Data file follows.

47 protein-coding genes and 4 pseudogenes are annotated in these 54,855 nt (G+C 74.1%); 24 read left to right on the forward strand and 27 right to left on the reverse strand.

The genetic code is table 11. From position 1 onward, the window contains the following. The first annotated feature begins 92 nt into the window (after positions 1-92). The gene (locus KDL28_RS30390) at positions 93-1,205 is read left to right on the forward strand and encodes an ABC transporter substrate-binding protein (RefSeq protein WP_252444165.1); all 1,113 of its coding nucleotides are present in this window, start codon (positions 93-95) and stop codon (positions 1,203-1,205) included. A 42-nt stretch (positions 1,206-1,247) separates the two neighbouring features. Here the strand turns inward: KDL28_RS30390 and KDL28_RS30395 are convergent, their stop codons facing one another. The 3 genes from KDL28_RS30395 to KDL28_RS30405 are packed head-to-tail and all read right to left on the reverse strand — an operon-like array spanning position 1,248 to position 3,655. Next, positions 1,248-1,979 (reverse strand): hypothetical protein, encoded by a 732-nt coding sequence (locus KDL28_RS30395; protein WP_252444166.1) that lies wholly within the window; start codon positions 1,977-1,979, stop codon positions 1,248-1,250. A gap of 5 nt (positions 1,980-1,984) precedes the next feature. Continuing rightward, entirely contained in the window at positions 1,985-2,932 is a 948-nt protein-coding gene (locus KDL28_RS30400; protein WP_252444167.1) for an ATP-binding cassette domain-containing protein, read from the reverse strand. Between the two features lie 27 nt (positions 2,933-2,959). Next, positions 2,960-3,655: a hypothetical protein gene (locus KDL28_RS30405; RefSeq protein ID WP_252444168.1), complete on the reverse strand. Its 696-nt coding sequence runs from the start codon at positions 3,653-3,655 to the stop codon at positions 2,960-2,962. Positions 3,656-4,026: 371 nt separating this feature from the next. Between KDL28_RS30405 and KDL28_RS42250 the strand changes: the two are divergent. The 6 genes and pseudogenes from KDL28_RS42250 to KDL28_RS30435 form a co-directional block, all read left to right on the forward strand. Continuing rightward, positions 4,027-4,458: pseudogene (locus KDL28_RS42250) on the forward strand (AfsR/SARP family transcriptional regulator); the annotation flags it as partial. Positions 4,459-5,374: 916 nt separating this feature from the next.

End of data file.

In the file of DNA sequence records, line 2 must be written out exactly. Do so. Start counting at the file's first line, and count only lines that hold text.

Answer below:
The genetic code is table 11. From position 1 onward, the window contains the following. The first annotated feature begins 92 nt into the window (after positions 1-92). The gene (locus KDL28_RS30390) at positions 93-1,205 is read left to right on the forward strand and encodes an ABC transporter substrate-binding protein (RefSeq protein WP_252444165.1); all 1,113 of its coding nucleotides are present in this window, start codon (positions 93-95) and stop codon (positions 1,203-1,205) included. A 42-nt stretch (positions 1,206-1,247) separates the two neighbouring features. Here the strand turns inward: KDL28_RS30390 and KDL28_RS30395 are convergent, their stop codons facing one another. The 3 genes from KDL28_RS30395 to KDL28_RS30405 are packed head-to-tail and all read right to left on the reverse strand — an operon-like array spanning position 1,248 to position 3,655. Next, positions 1,248-1,979 (reverse strand): hypothetical protein, encoded by a 732-nt coding sequence (locus KDL28_RS30395; protein WP_252444166.1) that lies wholly within the window; start codon positions 1,977-1,979, stop codon positions 1,248-1,250. A gap of 5 nt (positions 1,980-1,984) precedes the next feature. Continuing rightward, entirely contained in the window at positions 1,985-2,932 is a 948-nt protein-coding gene (locus KDL28_RS30400; protein WP_252444167.1) for an ATP-binding cassette domain-containing protein, read from the reverse strand. Between the two features lie 27 nt (positions 2,933-2,959). Next, positions 2,960-3,655: a hypothetical protein gene (locus KDL28_RS30405; RefSeq protein ID WP_252444168.1), complete on the reverse strand. Its 696-nt coding sequence runs from the start codon at positions 3,653-3,655 to the stop codon at positions 2,960-2,962. Positions 3,656-4,026: 371 nt separating this feature from the next. Between KDL28_RS30405 and KDL28_RS42250 the strand changes: the two are divergent. The 6 genes and pseudogenes from KDL28_RS42250 to KDL28_RS30435 form a co-directional block, all read left to right on the forward strand. Continuing rightward, positions 4,027-4,458: pseudogene (locus KDL28_RS42250) on the forward strand (AfsR/SARP family transcriptional regulator); the annotation flags it as partial. Positions 4,459-5,374: 916 nt separating this feature from the next.